Is intellectual property protection a myth?

In a word, yes, sort of, at least in a technically acruate sense.

Last week I had a conversation with a developer who told be that his company would never develop an HTML5 app because his intellectual property was far too valuable to share with anyone who wanted it.

Of course, upon further discussion, like most of the developers that have said this to me over the years, what he was really concerned with is software piracy, but lets talk about the former first.

Developers, like the one I was talking to above, insist that their distributed applications be compiled so that their source code is “secured”.

Ok, 1999 called to say it misses you ! :)

I was working at Microsoft when we released the beta versions of .NET. Included in the SDK was a decompiler. Developers around the world went nuts because all their source code would be stolen !

The truth of the matter is that source code is retrievable from compiled applications on all popular computing platforms. Just a bit of crafty googling will find you de-compilers for C#, Java, Visual Basic, C/C++ and a plethora of other languages.

These will turn your executable binaries into source code. Which tool you use would depend on the type of file you are decompiling which can be determined by headers in the files themselves.

The common response is that the code is not the same as the original source code, and that is true, it may be harder to read (or it may be easier) but either way the “intellectual property” would be exposed.

And there are other ways to get source code for an app too.

You will also find disassemblers that turn an executable binary file into assembly code. They basically convert the executable machine instructions into platform specific Assembly code instructions. If assembly code is not your thing you could them run a source translator to convert the Assembly into another language like “C”.

Of course this still doesn’t deliver the exact source code written by the developer. The resulting source code may not even be recompilable without modification, but again, the “Intellectual Property” has been retrieved.

There are very clever tools like the Holodeck Debugger that allow a skilled hacker type to view in real time what instructions are being executed by the operating system. (Holodeck is an AMAZING tool for good guy developers too !)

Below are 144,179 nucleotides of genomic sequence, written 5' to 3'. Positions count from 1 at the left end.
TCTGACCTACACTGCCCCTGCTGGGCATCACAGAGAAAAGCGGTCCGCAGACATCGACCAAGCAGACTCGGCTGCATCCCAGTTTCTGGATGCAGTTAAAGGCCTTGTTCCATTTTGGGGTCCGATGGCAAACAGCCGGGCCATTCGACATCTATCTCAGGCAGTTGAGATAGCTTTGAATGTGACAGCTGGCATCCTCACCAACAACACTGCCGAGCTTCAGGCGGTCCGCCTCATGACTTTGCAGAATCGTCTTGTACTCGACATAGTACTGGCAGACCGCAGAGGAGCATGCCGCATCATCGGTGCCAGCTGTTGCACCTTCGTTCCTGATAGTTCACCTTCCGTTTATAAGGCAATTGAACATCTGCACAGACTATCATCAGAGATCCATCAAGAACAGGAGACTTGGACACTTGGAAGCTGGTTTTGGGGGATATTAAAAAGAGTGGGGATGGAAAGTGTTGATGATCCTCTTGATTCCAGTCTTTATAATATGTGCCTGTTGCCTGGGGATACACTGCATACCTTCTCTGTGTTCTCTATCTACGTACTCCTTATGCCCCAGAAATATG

It’s possible to implement an encrypted operating system (file system, memory, runtime, ect.) that could decrypt programs in isolation for execution, but characteristics of such an operating system would make it unsuitable for general consumer use.

So, when we talk about intellectual property protection in our applications it’s important to understand that what we are really talking about is just increasing the difficulty level involved in stealing our code or using it in meaningful ways that oppose our desires.

.NET and Java developers who felt the need solved this problem by using pre-compilation obfuscators. The obfuscation process converted the source code to a product that, while syntactically valid, made no sense to the human viewer.

When decompiled the hacker has access to only the OBFUSCATED source code. The intellectual property was still in there, but for all intents and purposes, still secret. The process of reverse engineering code delivered after this obfuscation / compilation was too time consuming to be of interest. This makes the intellectual property secret in a practical sense, it not a purely technical one. Some obfuscators even produces source code that would feail recompilation attempts.

Likewise, people have been securing the logic and the content of the web for a long time. Obfuscators exist for HTML, CSS, and JavaScript. If you’re a web developer you have certainly cracked open a page or a downloaded a JavaScript file and seen huge strings of hex digits. Those were probably a method of obfuscation.

For example, the following simple JavaScript program:


var a="Hello World!";
function MsgBox(msg)
{
    alert(msg+"\n"+a);
}
MsgBox("OK");

When obfuscated becomes this.


var _0xf979=["\x48\x65\x6C\x6C\x6F\x20\x57\x6F\x72\x6C\x64\x21","\x0A",
"\x4F\x4B"];var a=_0xf979[0];function MsgBox(_0xa221x3)
{alert(_0xa221x3+_0xf979[1]+a);} ;
MsgBox(_0xf979[2]);

Using the application will expose what it does but viewing the source code does dot expose HOW it does it.

There are really two things that people are interested in defending against. One is people using their software for free, the other is people stealing their source code which is to say the algorithms that are specific to their applications.

If you’re build an app using web standards (HTML5/JavaScript/CSS) you need to decide how much “protection” is enough to satisfy your concerns.

Of course the most secure method is to keep the parts of your logic that need to be secret on the server. You can modify your application’s architecture so that some functionality is only available when an internet connection is present.

You can use obfuscated client side assets to confuse prying eyes from easily hacking the APIs. Of course, if an even higher level of security is necessary, you can further restrict access to the APIs by using SSL and a per request token based authentication mechanism.

Similarly, once you have done the above you can use similar methods to assure that the user of your app is authorized to use it by periodically requiring an authentication handshake. (Mozilla apps will provide an API to help the developer do exactly this using Persona and the MozApps receipt system.

Many organizations have discovered that these concerns are never realized when their apps become public but above are a few ideas that you can use to make stealing your code more difficult. Remember, there is no such thing an an app that can’t be reverse engineered. But you can make them work for it !